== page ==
Differences in our genes highlight how different we are in respect to pain. Scientists believe that genetic variations can determine our risk for developing chronic pain, how sensitive we are to painful stimuli, whether or not certain therapies will ease our pain, and how we respond to acute or chronic pain. Many genes contribute to pain perception, and mutations in one or more pain-related genes account for some of the variability of each individual’s pain experiences. Some people born genetically insensate to pain—meaning they cannot feel pain—have a mutation in part of a gene that plays a role in electrical activity of nerve cells. A different mutation in that same gene can cause a severe and disabling pain condition. Scientists have identified many genes involved in pain by screening large numbers of people with pain conditions for shared gene mutations. While genes play a role in determining our sensitivity to pain, they only account for a portion of this variability. Ultimately, our individual sensitivity to pain is governed by a complex interaction of genes, cognitions, mood, our environment and early life experiences.
The link between the nervous and immune systems also is important. Cytokines, a group of proteins found in the nervous system, are also part of the immune system—the body's shield for fighting off disease and responding to tissue injury. Cytokines can trigger pain by promoting inflammation, even in the absence of injury or damage. After trauma, cytokine levels rise in the brain and spinal cord and at the site where the injury occurred. Improvements in our understanding of the precise role of cytokines in producing pain may lead to new classes of drugs that can block the action of these substances to produce analgesia.
Neural Circuits and Chronic Pain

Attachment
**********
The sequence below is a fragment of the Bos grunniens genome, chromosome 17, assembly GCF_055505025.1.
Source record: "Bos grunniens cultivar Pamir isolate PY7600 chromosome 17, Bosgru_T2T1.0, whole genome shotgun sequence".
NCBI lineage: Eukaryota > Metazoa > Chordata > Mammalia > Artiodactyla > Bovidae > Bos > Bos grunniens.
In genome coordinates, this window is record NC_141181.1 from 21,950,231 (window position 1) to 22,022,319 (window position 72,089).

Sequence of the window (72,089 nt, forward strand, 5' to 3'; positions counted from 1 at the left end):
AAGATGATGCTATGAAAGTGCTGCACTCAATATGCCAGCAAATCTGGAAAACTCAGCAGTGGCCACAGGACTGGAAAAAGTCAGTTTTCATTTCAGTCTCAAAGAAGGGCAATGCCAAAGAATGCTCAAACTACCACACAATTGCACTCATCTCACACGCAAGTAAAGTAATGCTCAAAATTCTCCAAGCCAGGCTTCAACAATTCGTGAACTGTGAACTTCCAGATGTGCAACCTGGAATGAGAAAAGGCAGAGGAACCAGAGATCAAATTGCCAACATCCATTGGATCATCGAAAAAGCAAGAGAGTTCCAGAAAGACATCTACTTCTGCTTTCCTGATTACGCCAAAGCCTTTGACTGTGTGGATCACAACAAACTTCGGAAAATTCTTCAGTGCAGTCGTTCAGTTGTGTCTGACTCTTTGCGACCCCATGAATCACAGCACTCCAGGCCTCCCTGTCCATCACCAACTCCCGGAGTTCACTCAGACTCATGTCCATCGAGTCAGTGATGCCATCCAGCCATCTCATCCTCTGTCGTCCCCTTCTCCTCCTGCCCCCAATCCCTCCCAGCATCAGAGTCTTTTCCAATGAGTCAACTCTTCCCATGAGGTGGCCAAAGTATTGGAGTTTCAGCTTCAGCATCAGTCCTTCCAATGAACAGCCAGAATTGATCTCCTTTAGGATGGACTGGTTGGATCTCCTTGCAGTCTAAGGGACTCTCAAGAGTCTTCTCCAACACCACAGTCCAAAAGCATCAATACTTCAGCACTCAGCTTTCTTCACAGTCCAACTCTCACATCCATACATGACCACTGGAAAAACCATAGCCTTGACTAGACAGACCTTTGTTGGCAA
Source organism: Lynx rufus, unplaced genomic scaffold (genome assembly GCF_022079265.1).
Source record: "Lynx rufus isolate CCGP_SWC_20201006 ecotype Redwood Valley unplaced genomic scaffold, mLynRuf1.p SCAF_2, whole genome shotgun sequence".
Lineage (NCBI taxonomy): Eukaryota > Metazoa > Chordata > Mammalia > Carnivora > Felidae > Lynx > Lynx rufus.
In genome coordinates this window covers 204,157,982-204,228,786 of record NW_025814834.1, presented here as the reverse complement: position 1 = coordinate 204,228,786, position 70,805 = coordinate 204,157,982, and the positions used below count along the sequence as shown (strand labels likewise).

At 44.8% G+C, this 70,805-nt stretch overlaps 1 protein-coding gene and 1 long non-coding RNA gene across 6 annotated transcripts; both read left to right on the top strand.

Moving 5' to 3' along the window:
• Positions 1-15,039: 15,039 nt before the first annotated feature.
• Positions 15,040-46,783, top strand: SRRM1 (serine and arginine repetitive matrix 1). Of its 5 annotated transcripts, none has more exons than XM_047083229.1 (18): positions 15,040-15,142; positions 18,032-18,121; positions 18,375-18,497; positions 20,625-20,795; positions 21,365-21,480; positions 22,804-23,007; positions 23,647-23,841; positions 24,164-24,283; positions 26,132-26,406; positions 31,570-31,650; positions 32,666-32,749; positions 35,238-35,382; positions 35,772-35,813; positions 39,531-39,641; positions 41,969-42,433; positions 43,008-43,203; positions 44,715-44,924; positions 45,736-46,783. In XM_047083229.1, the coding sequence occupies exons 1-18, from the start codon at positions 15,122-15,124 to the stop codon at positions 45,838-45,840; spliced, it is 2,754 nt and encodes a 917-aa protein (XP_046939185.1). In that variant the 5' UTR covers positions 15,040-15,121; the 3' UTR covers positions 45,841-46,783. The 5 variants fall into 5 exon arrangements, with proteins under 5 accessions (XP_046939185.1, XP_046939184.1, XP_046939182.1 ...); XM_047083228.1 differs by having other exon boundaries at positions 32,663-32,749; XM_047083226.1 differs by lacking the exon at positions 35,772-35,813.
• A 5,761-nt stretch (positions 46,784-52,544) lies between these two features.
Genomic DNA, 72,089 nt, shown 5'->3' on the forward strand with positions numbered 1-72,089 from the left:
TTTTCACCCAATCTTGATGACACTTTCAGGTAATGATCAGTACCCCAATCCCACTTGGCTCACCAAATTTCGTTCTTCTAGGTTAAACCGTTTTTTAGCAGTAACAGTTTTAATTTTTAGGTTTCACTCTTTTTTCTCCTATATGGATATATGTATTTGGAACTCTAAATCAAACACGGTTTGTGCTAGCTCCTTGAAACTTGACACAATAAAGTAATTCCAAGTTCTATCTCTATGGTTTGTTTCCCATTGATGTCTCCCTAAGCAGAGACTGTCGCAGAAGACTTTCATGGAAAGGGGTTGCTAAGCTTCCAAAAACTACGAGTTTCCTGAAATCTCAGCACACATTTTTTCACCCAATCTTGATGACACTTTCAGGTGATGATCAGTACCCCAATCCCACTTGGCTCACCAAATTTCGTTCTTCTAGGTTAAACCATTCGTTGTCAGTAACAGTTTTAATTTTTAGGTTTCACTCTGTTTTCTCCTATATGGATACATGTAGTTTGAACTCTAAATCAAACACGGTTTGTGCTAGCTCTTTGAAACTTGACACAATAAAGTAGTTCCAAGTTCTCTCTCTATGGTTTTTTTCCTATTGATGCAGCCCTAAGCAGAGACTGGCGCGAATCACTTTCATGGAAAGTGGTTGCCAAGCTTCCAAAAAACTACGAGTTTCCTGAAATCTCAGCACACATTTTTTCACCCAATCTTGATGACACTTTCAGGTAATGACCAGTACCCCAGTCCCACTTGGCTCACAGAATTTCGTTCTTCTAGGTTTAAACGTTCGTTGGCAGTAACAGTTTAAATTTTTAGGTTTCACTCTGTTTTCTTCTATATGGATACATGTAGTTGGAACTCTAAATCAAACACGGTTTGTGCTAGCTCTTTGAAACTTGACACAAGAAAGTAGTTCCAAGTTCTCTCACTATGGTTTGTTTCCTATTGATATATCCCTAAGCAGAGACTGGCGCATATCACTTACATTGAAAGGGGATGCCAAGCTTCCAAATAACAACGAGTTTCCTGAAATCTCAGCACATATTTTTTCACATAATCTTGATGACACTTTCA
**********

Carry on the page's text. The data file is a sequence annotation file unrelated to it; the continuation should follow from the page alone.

The pain that we perceive when we have an injury or infection alerts us to the potential for tissue damage. Sometimes this protective pain persists after the healing occurs or may even appear when there was no apparent cause. This persistent pain is linked to changes in our nervous system, which responds to internal and external change by reorganizing and adapting throughout life. This phenomenon is known as neuronal plasticity, a process that allows us to learn, remember, and recover from brain injury. Following an injury or disease process, sometimes the nervous system undergoes a structural and functional reorganization that is not a healthy form of plasticity. Long-term, maladaptive changes in both the peripheral and central nervous system can make us hypersensitive to pain and can make pain persist after injuries have healed. For example, sensory neurons in the peripheral nervous system, which normally detect noxious/painful stimuli, may alter the electrical or molecular signals that they send to the spinal cord. This in turn triggers genes to alter production of receptors and chemical transmitters in spinal cord neurons setting up a chronic pain state. Scientists have methods to identify which genes’ activities change with injury and chronic pain. Knowledge of the proteins that ultimately are synthesized by these genes are providing new targets for therapy development. Increased physiological excitation of neurons in the spinal cord, in turn enhance pain signaling pathways to the brain stem and in the brain. This hypersensitivity of the central nervous system is called central sensitization. It is difficult to reverse and makes pain persist beyond its protective role.